A Lot Changes in a Year

I did a telephone interview today and some of the journalist’s questions made me think – again – about this year has meant.   A lot happens in a year.  As I think about what I have accomplished and what I still can do in my last month here, I understand that the inquiry is meaningless unless it is put into context.  I need to think about what WE – my team, the Marines, the people of Anbar and our country generally – have accomplished.  

Below is a rock drill, used to figure out where vehicles or assets should go.  They usually no longer use actual rocks, but it is nice to occasionally see the old ways.

We accomplished a lot.   We have created options.  At the end of 2006, it was hard to believe success in Iraq was possible.  Some thought that our only option was to get out as soon as possible – to end the war by accepting defeat.  I disagreed at the time because the consequences of failure in Iraq were too terrible to accept, but I admit that I did not see a clear way forward.  I greeted the news of the surge with more hope than real expectation.  By the time I volunteered to go to Iraq, about a year ago, I thought that things had turned around, but I expected to be thrust into the middle of a war and I was not sure we could be successful.  I never expected that only a year later we would have almost annihilated Al Qaeda in Iraq, neutralized the insurgency and seen such progress and prosperity return to the towns of Anbar – back then called the most dangerous place on earth.  Of course, I didn’t really know the Marines so well back then and I didn’t know the people of Anbar at all.  THEIR achievements have been astonishing.   

The next president doesn’t have to promise to end the war in Iraq.  In fact, nobody can any longer promise to end the war.  We – the big we I referenced above – have done that already.  The United States faced down an insurgency in the heart of the Middle East – and won.  I cannot say exactly when this happened.  We had no Battleship Missouri moment.  We just kind of looked around and noticed that what we had here was no longer war.  We still have terrorism and we still have criminal gangs.  We still have big challenges going forward, but if we defined these sorts of problems as war, many parts of our country would be in that condition.

The opposite of war is not automatically peace and prosperity. These things take work to achieve and maintain.   One of the biggest mistakes we can make is to believe that peace just “needs a chance.”   We are trying to build conditions that will assure a better outcome.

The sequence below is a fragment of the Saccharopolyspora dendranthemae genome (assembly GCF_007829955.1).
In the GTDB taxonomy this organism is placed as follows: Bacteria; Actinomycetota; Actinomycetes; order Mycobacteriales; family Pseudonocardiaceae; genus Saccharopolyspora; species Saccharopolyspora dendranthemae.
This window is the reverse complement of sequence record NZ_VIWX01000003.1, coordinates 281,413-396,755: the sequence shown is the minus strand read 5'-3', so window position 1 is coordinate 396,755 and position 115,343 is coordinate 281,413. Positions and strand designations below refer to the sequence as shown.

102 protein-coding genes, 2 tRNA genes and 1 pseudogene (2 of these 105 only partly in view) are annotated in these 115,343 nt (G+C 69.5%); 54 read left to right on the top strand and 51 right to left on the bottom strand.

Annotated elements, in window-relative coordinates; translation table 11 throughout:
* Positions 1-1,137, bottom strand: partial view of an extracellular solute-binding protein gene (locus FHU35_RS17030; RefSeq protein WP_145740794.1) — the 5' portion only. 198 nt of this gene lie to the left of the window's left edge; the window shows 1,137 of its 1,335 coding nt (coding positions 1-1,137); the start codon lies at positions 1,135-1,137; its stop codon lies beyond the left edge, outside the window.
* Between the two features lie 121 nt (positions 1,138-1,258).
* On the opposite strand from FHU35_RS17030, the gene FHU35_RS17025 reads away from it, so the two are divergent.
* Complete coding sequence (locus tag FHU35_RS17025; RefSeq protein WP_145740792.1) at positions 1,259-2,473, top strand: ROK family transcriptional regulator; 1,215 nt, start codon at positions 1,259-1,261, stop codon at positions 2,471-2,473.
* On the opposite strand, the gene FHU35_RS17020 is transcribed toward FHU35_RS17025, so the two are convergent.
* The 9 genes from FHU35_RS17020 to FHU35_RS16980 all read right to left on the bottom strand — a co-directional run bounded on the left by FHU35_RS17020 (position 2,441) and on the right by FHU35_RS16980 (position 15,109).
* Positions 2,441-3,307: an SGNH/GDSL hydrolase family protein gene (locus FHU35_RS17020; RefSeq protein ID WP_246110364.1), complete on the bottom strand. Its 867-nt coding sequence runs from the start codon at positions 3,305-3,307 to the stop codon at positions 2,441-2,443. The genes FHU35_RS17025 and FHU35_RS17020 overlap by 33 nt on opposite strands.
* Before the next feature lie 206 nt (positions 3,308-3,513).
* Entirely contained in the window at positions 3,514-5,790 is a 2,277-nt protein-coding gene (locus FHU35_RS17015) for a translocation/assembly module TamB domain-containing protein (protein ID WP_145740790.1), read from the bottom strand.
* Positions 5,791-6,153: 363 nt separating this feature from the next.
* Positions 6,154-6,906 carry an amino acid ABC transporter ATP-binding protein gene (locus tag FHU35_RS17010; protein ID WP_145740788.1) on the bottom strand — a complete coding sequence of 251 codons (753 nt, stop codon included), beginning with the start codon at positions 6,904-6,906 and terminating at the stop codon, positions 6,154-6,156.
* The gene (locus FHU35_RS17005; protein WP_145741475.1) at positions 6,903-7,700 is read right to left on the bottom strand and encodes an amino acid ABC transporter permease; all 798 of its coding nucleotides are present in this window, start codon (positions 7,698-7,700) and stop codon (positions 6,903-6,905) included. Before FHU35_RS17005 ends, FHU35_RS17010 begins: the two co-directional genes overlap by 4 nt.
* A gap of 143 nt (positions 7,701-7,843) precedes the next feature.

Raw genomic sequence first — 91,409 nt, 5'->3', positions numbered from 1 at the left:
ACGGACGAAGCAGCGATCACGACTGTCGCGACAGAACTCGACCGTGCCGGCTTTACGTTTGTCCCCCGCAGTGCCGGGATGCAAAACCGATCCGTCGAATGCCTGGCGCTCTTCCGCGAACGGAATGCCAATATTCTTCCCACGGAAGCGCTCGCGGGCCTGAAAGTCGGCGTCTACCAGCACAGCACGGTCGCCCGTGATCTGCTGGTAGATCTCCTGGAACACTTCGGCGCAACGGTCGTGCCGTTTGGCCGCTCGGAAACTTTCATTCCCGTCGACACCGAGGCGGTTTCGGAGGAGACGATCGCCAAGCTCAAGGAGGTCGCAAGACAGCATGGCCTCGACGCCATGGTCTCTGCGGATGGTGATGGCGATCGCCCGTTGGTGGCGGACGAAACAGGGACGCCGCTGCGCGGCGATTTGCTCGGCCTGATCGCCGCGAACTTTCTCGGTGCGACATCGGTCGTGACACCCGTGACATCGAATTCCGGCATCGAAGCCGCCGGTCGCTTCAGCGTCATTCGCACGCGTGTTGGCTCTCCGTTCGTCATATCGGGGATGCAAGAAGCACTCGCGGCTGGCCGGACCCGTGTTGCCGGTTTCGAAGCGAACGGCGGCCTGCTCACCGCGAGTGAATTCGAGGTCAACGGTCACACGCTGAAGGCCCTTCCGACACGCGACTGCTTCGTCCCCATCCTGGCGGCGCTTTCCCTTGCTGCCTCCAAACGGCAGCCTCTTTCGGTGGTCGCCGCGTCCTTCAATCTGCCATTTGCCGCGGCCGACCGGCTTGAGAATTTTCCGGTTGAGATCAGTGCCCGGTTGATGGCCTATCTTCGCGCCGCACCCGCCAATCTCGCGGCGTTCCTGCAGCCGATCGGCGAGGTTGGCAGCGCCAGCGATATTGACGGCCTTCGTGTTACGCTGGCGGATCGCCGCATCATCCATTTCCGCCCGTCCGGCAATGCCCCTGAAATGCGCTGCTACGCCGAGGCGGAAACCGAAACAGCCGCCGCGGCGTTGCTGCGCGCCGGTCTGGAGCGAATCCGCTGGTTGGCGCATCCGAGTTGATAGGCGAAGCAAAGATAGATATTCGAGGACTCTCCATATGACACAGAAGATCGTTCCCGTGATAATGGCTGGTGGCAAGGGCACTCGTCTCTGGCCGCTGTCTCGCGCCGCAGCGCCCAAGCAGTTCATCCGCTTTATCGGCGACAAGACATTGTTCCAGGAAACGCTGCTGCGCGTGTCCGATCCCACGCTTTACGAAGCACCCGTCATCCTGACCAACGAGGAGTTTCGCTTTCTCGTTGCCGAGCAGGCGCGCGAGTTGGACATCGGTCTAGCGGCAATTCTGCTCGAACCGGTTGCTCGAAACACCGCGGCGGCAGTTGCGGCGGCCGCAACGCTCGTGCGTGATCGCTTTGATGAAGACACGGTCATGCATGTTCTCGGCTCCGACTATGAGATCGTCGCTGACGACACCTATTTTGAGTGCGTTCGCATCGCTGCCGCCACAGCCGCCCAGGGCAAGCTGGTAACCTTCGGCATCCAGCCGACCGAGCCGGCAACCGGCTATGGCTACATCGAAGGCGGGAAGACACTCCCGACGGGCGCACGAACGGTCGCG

Below is the Anbar sky looking straight up.  We don’t get many clouds this time of year.

The question now is how to use this victory and go forward.  We were too optimistic in the first part of the Iraq conflict.  We learned that lesson too well.  Now we are afraid to recognize legitimate success.  But correct action requires correct assessments, w/o too much pessimism or optimism.   A realistic assessment shows a situation still dangerous, but full of promise.

I am interested in history how big events pivot on small things during crucial times.  History is not determined.  There is no such thing as fate.  We all have free will.  We decide.  We make choices that determine the outcomes.  Our individual choice might be small, but we never know how much of a role we play and we all play a role.   I am more conscious of that now than I usually am.

Different choices made a couple of years ago could have resulted in a different and – IMO – a dreadful outcome for Iraq and the U.S.  Had that happened, many people would have seen that bloody and dangerous result as the natural, even inevitable outcome.  Conventional wisdom just a short time ago held that it was impossible to defeat an Islamic insurgency and that the attempt created more terrorists.  It was fatalistic position that might have led to fearful inaction.  It is true that the fight against terrorism can create more terrorists – if it is done wrong.  It is also true that weak responses to threat can also create more terrorists.  Everybody likes to be on what they see as the winning side and a successful insurgency brings more willing recruits too.  Now that we have been successful, the opposite trend is working.  And now that we are succeeding many people say our success in Iraq was just something that would have happened anyway.  This is wrong.

Bringing it back where I started – to my personal point of view – I think coming to Iraq was one of the best decisions I ever made.  I did NOT accomplish what I anticipated for me personally. I thought this would be my last assignment for the FS and that it would mark my transition to a new life.  This turned out to be OBE’d by my unexpected promotion.  I also thought time in the desert would change my outlook more than I believe it has, although that is hard for anybody to know about himself.  I feared that I would be hurt or that I would lose close friends.  Thank God, that has not happened, so far at least.  I feel good that I did my duty, but there are so many around here that have done so much more, I don’t feel really satisfied.  I met a lot of great people and experienced extraordinary events, but I guess that after all the momentous events around here; I am more or less the same.